WHERE THE ATLANTIC OCEAN AND CUISINE MEET AMIDST APPLAUSE
It was a joy to be invited by owner and CEO Lisa Goosen to try the new ‘small-plate’ menu at Tintswalo Kitchen Restaurant. After drinking in the view over welcome cocktails, we were shown around the newly refurbed rooms and to the guests’ private lounge and pool area. Every suite at this five-star property at the foot of Chapman’s Peak is named after an island. With the public taking advantage of the new cuisine, the property has made every effort to ensure that guests can enjoy the setting in solitude.
FIVE STAR, FIVE PLATES
We were asked to choose five dishes. I chose four, and then got order envy when everyone was compliant, and went the whole hog. I requested the tuna tataki with a cranberry and sunflower seed salsa with lemon ricotta and garlic, which got me off to a rapturous start. When my fried octopus with miso mayo and fresh pineapple and chilli salsa arrived, it was obvious that I had not yet viewed the documentary My Octopus Teacher, which I was saving for Friday’s date night. It sparked many a review and a lively debate. Korean spiced chicken wings with kimchi and lemon aioli followed the mushroom parfait with brioche toast and smoked pecan nuts, both oozing flavour. My favourite dish was the grilled curried cauliflower with Cape Malay velouté and peanut sambal. When my delightful table companions raved about the gnocchi with roasted butternut and a sage velouté being the ‘best-ever’, ‘the lightest this side of Italy’ and ‘heavenly’, I weakened, tasted, and agreed.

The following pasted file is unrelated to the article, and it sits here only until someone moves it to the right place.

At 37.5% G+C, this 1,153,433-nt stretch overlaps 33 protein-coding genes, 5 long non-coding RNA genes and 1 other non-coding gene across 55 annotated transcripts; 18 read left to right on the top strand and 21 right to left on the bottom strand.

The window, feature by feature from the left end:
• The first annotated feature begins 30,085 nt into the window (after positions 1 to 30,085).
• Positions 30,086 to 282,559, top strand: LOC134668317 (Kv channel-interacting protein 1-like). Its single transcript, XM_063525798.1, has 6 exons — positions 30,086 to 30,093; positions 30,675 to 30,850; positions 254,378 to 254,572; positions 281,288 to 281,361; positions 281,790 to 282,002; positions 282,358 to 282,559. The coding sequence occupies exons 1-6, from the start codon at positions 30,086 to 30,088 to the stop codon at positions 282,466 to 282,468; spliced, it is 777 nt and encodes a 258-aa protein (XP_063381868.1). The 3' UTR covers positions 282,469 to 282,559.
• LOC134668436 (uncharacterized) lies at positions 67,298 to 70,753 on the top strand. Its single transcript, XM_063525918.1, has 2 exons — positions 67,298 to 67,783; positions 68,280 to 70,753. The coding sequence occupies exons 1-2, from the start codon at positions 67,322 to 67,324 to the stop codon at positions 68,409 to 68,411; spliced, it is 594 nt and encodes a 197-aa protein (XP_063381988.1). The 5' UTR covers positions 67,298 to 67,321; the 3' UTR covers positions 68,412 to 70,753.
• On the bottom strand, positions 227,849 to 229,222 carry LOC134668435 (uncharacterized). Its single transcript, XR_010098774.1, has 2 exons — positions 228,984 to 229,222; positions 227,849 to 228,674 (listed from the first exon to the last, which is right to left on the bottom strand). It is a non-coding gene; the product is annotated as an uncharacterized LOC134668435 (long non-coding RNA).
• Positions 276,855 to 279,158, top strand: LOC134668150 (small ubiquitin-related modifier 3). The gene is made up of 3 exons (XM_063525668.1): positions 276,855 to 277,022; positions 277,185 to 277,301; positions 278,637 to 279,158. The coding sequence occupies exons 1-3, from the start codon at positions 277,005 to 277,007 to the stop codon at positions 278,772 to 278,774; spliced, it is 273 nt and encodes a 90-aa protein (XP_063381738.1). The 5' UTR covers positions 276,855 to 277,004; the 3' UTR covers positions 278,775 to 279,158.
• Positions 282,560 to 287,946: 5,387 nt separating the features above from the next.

Then the lemon panna cotta arrived, with marmalade and a vanilla biscuit, heralded with loud applause. Hats off to the kitchen maestros for the food, and to Mother Nature for the enviable backdrop. Open for lunch and dinner, Tuesdays to Saturdays, and Sunday lunch. R650 per person for 5 items, chosen from a menu that has between 20 and 25 plates. Reservations essential, through Dineplan.